Some years ago, I remember a colleague being totally engrossed in the new bestseller Eat Pray Love by Elizabeth Gilbert. It was about her life journey, through pain and confusion towards love and peace. Although I was not that interested in either the book or the subsequent movie, several years later, I watched a TED Talk by Gilbert which led me to have immense respect for her. She came across not only as articulate and witty but also vulnerable. She told her audience that we need to view creativity as something that is external so that we don’t get into a rut or find ourselves submerged by our fears. Being in advertising and marketing, and dealing with creative departments, her talk hit home.
Recently, I came across another beautiful TED Talk by Gilbert. In this one, she laid bare her soul and spoke about her fear that her next work would not be as good as Eat Pray Love. This is the sort of fear that can cripple anyone in the creative process and Gilbert warns us that success can be worse than failure as it brings its own set of expectations and pressures. She fought that fear and decided to write another book, which bombed, but she was not deterred and decided to write again and again. Why?
We live in a ‘flash in the pan’ world, where people, especially in our country and industry, are looking for shortcuts to instant gratification and success. Gilbert, while talking about the fears associated with writing after a success, spoke about her struggle with Eat Pray Love which was rejected for six years. She said she made it through those years of rejection because her love for writing was greater than the pain of rejection. She calls writing her ‘home’, her vocation and people who are creative can relate to that image.
Gilbert’s remedy for dealing with her fear that she would never produce a work as successful as Eat Pray Love, was to go back to doing what she loved (as she puts it) more than her ego – more than herself. She brilliantly explains something that only people who have experienced great success and failure can testify to – that in your mind both are the same; both have thrown you out of your equilibrium.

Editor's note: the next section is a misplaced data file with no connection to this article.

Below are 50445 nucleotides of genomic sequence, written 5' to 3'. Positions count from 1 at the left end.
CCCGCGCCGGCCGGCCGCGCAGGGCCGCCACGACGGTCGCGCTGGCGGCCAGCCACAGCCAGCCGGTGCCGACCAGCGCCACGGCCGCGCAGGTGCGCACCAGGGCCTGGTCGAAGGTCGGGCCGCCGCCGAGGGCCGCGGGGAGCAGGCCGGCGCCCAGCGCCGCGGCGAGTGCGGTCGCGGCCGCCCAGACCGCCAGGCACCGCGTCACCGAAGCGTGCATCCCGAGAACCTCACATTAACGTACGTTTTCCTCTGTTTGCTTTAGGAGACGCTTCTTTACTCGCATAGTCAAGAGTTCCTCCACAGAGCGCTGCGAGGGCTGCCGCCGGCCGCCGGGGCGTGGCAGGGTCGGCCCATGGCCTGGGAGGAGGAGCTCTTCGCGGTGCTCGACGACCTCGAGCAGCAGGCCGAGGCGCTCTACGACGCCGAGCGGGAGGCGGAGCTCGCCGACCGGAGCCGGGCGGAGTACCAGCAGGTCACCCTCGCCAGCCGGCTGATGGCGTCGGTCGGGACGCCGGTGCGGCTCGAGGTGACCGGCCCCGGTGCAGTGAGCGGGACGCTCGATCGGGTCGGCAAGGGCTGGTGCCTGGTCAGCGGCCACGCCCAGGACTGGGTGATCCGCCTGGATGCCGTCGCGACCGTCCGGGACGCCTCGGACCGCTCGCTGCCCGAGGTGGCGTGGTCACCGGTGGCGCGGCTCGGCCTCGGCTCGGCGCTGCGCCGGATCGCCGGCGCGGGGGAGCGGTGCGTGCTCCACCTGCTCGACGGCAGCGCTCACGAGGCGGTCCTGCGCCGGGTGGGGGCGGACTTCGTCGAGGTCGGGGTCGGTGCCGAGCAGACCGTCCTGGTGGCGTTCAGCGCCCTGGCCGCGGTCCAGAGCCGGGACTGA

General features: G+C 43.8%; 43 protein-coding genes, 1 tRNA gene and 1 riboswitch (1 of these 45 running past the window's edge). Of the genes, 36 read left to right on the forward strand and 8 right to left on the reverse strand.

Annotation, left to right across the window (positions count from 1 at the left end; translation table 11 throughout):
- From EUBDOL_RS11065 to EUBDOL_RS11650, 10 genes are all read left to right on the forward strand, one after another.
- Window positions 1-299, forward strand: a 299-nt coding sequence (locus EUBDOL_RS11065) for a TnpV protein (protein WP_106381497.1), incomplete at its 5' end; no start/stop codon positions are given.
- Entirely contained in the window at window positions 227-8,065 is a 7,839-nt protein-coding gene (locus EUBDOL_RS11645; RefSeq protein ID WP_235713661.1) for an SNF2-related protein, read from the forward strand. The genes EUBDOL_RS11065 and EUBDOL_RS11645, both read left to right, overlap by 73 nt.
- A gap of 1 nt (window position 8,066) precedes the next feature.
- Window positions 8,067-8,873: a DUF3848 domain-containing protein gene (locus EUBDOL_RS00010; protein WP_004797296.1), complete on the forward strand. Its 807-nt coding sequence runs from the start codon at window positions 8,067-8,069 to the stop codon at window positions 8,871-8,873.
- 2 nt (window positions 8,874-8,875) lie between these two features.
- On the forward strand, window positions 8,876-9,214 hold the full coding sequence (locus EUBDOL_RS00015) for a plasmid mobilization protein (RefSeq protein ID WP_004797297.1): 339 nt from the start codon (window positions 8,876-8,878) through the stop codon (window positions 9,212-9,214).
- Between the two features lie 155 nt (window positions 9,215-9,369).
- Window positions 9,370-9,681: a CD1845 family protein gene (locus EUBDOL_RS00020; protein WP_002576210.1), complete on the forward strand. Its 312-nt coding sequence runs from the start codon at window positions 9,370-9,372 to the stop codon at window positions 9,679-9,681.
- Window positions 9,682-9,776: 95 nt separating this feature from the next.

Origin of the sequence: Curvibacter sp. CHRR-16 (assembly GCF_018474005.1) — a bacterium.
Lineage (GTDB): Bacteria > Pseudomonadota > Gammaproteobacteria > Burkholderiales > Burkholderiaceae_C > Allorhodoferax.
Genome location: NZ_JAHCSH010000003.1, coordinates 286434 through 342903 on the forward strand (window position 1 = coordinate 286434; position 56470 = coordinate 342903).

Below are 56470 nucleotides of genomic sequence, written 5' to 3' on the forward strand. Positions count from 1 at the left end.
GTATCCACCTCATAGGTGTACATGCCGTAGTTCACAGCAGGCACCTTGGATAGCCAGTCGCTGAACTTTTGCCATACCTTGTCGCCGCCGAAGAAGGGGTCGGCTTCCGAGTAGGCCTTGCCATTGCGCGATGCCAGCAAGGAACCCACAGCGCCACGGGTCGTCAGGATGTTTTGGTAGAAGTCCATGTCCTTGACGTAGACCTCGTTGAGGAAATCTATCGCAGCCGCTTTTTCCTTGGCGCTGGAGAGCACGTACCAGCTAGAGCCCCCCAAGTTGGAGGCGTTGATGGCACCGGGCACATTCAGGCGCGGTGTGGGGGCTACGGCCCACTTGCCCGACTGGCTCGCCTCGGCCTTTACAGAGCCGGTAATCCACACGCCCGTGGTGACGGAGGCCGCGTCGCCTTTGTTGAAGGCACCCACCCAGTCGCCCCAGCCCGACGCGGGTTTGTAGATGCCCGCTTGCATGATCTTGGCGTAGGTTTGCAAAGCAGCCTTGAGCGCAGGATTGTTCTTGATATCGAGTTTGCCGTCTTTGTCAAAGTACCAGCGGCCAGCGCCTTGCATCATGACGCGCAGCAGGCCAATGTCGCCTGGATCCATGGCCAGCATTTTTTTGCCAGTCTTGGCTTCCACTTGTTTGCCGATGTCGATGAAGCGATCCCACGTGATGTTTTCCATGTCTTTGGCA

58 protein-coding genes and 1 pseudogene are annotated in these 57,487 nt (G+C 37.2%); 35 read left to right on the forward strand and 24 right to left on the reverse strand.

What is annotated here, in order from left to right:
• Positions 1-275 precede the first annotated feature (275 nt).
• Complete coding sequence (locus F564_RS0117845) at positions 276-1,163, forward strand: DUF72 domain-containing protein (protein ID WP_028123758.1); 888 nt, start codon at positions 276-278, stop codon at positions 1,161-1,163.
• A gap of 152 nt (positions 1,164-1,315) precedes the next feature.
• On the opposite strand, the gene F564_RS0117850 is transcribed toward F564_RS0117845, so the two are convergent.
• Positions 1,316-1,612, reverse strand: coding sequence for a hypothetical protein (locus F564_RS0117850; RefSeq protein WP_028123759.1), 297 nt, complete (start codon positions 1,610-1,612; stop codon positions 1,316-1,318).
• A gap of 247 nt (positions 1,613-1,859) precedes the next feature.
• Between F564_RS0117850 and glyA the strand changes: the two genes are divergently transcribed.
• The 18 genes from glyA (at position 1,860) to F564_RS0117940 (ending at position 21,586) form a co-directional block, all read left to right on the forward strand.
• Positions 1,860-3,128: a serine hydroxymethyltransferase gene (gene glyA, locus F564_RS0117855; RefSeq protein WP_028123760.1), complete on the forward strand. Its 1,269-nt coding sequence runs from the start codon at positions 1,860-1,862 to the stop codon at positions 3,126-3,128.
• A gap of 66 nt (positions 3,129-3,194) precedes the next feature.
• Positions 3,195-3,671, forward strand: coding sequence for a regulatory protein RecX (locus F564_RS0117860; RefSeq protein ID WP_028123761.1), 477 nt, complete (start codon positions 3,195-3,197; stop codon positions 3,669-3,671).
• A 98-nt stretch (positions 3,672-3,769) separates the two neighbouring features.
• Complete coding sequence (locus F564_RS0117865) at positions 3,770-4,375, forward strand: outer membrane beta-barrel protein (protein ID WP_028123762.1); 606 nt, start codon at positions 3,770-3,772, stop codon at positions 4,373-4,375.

For the past few years, another woman has impressed me with her prowess and creative chops – Taylor Swift. Swift like Gilbert has experienced immense success and even greater rejection. She is acknowledged as an expert storyteller and visualiser, her lines are so potent that in a few words, she can express what other writers cannot in an entire paragraph.
Recently, I was pleased to watch a video where Swift spoke about Gilbert’s TED Talk and how on some days you are inspired, while on others you just have to keep at it, honing your craft. She said that in her songs she writes the chorus first. (I think the way successful people view the creative process is to have an idea or central theme and then add meat to it.) She also uses her phone to write down random lyrics and words. Her method allows for random ideas to come in. She has spoken about how she rejects the first combinations or images that comes to mind because she does not want to use popular expressions; rather she wants to add a twist and surprise people. One of my favourite lyrics from Blank Space is “New money, suit and tie, I can read you like a magazine”. The obvious choice would be book.
Twyla Tharp in her book on creative excellence says the same thing – reject the first 20 ideas that come to mind. Creative ideas take time, something local comedian, Danish Ali spoke about. His video Rishta ka soda, may have gone viral, but he spent a month writing the script.
Both Gilbert and Swift attest to the power of expression rather than success and adulation. In our industry, young creatives feel straightjacketed and misunderstood and struggle to maintain a balance between what the client wants and what they want to do. A word of advice for them from these women: expression is its own reward, success and failure are insignificant, popularity is welcome but not essential, just concentrate on your ‘home’.
Tyrone Tellis is Marketing Manager, Bogo.